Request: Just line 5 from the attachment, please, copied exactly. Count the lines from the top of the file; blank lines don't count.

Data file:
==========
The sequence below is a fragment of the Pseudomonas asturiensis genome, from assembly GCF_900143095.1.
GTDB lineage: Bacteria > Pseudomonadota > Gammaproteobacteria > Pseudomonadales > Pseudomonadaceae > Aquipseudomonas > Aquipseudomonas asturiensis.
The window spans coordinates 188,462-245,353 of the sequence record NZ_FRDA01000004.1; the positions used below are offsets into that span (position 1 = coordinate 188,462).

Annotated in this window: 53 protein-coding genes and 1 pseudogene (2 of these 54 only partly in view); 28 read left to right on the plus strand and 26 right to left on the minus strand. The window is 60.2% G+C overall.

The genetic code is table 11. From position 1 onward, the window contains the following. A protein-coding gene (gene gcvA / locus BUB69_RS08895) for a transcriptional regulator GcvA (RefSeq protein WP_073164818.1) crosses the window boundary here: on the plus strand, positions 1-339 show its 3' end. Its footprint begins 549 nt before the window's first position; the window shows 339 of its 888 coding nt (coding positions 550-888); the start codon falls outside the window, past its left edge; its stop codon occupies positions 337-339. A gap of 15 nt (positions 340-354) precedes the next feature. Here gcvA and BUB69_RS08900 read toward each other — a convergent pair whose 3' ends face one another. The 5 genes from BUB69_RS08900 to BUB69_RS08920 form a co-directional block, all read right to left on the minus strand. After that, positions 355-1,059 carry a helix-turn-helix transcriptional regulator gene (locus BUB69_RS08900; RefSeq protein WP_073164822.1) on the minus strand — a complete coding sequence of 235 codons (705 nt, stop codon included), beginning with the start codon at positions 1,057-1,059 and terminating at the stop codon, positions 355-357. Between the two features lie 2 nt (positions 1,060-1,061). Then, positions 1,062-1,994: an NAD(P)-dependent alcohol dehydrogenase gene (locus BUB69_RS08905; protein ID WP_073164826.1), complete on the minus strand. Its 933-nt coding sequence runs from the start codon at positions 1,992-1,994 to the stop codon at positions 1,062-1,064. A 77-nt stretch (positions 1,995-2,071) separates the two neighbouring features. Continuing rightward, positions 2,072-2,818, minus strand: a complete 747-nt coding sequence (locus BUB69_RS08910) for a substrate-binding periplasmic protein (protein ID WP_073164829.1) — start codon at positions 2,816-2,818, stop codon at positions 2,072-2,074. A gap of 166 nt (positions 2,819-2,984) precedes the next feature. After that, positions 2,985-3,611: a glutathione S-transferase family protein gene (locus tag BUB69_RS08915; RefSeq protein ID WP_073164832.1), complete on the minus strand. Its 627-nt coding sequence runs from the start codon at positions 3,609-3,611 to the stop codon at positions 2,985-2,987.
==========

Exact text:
The genetic code is table 11. From position 1 onward, the window contains the following. A protein-coding gene (gene gcvA / locus BUB69_RS08895) for a transcriptional regulator GcvA (RefSeq protein WP_073164818.1) crosses the window boundary here: on the plus strand, positions 1-339 show its 3' end. Its footprint begins 549 nt before the window's first position; the window shows 339 of its 888 coding nt (coding positions 550-888); the start codon falls outside the window, past its left edge; its stop codon occupies positions 337-339. A gap of 15 nt (positions 340-354) precedes the next feature. Here gcvA and BUB69_RS08900 read toward each other — a convergent pair whose 3' ends face one another. The 5 genes from BUB69_RS08900 to BUB69_RS08920 form a co-directional block, all read right to left on the minus strand. After that, positions 355-1,059 carry a helix-turn-helix transcriptional regulator gene (locus BUB69_RS08900; RefSeq protein WP_073164822.1) on the minus strand — a complete coding sequence of 235 codons (705 nt, stop codon included), beginning with the start codon at positions 1,057-1,059 and terminating at the stop codon, positions 355-357. Between the two features lie 2 nt (positions 1,060-1,061). Then, positions 1,062-1,994: an NAD(P)-dependent alcohol dehydrogenase gene (locus BUB69_RS08905; protein ID WP_073164826.1), complete on the minus strand. Its 933-nt coding sequence runs from the start codon at positions 1,992-1,994 to the stop codon at positions 1,062-1,064. A 77-nt stretch (positions 1,995-2,071) separates the two neighbouring features. Continuing rightward, positions 2,072-2,818, minus strand: a complete 747-nt coding sequence (locus BUB69_RS08910) for a substrate-binding periplasmic protein (protein ID WP_073164829.1) — start codon at positions 2,816-2,818, stop codon at positions 2,072-2,074. A gap of 166 nt (positions 2,819-2,984) precedes the next feature. After that, positions 2,985-3,611: a glutathione S-transferase family protein gene (locus tag BUB69_RS08915; RefSeq protein ID WP_073164832.1), complete on the minus strand. Its 627-nt coding sequence runs from the start codon at positions 3,609-3,611 to the stop codon at positions 2,985-2,987.